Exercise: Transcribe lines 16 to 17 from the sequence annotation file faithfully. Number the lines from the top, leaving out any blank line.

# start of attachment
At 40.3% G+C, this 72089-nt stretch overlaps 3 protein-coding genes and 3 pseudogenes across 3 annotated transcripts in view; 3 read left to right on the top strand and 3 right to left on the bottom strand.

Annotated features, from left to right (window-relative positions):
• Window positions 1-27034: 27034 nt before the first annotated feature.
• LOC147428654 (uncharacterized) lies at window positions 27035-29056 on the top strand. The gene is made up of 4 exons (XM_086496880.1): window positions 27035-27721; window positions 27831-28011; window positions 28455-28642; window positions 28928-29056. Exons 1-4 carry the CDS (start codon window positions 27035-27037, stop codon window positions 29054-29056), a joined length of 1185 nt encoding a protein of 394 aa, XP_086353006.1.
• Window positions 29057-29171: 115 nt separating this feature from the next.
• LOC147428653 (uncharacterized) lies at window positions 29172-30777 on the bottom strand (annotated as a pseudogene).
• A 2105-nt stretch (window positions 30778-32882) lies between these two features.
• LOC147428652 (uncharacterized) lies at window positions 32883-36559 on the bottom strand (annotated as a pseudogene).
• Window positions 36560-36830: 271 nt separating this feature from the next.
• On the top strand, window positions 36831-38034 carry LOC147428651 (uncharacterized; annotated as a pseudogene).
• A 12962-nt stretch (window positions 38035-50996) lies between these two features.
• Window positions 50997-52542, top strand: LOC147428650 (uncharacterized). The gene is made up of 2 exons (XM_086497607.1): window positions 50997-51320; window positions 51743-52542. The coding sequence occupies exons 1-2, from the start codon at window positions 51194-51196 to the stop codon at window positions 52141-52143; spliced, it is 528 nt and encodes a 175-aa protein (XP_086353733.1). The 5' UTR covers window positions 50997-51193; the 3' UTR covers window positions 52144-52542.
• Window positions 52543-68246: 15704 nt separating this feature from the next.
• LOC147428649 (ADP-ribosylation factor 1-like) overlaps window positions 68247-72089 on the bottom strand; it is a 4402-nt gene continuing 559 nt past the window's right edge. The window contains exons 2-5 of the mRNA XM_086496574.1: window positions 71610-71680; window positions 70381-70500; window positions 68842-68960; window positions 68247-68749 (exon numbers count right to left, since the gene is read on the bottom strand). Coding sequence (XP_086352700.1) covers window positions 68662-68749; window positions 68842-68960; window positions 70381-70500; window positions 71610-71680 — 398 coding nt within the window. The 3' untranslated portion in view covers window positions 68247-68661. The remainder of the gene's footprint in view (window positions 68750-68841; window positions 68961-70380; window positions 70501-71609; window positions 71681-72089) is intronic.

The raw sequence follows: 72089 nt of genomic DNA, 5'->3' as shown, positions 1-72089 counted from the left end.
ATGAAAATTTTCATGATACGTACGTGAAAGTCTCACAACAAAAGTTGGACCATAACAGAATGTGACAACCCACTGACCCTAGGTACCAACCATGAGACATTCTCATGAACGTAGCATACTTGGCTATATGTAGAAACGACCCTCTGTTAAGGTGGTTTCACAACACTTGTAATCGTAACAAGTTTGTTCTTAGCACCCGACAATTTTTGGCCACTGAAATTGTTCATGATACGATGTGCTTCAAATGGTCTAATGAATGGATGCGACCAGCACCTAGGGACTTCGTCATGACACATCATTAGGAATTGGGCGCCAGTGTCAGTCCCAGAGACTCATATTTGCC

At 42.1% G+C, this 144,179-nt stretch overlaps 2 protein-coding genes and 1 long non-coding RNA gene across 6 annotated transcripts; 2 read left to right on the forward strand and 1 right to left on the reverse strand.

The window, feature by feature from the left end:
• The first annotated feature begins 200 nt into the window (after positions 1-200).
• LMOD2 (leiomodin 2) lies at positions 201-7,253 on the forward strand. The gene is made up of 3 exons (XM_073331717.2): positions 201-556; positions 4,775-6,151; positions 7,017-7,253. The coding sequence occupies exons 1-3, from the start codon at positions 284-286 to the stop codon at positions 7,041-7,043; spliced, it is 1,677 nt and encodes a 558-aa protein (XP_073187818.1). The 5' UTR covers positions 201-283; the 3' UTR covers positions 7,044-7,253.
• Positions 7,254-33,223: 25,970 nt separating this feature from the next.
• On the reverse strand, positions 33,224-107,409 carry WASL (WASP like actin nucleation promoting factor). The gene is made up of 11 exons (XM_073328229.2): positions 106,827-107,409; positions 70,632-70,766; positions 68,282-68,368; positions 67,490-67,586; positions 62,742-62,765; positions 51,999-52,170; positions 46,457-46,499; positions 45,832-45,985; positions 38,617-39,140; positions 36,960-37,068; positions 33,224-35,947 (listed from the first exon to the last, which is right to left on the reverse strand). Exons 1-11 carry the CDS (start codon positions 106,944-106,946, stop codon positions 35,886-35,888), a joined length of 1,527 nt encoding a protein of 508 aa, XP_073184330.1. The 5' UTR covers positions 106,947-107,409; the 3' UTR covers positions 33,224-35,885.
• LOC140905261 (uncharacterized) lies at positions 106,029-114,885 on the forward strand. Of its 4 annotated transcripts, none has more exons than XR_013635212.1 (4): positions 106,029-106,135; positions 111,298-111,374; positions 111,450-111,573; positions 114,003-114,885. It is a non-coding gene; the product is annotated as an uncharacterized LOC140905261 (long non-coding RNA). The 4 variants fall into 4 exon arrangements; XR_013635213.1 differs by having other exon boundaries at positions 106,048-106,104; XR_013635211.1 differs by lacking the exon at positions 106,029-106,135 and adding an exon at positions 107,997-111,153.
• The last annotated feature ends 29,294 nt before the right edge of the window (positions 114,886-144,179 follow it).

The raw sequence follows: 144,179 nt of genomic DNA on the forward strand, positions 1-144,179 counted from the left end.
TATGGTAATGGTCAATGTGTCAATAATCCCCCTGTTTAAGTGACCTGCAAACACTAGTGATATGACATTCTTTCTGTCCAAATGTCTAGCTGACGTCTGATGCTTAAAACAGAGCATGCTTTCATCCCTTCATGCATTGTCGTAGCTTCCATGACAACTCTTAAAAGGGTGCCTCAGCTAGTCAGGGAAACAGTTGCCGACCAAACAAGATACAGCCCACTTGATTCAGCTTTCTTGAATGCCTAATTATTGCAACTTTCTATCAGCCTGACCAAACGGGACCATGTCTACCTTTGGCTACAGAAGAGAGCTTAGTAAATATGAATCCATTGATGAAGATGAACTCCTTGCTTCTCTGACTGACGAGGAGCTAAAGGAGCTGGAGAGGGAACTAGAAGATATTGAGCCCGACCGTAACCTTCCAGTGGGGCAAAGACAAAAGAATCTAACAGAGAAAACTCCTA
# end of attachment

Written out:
ATGAAAATTTTCATGATACGTACGTGAAAGTCTCACAACAAAAGTTGGACCATAACAGAATGTGACAACCCACTGACCCTAGGTACCAACCATGAGACATTCTCATGAACGTAGCATACTTGGCTATATGTAGAAACGACCCTCTGTTAAGGTGGTTTCACAACACTTGTAATCGTAACAAGTTTGTTCTTAGCACCCGACAATTTTTGGCCACTGAAATTGTTCATGATACGATGTGCTTCAAATGGTCTAATGAATGGATGCGACCAGCACCTAGGGACTTCGTCATGACACATCATTAGGAATTGGGCGCCAGTGTCAGTCCCAGAGACTCATATTTGCC

At 42.1% G+C, this 144,179-nt stretch overlaps 2 protein-coding genes and 1 long non-coding RNA gene across 6 annotated transcripts; 2 read left to right on the forward strand and 1 right to left on the reverse strand.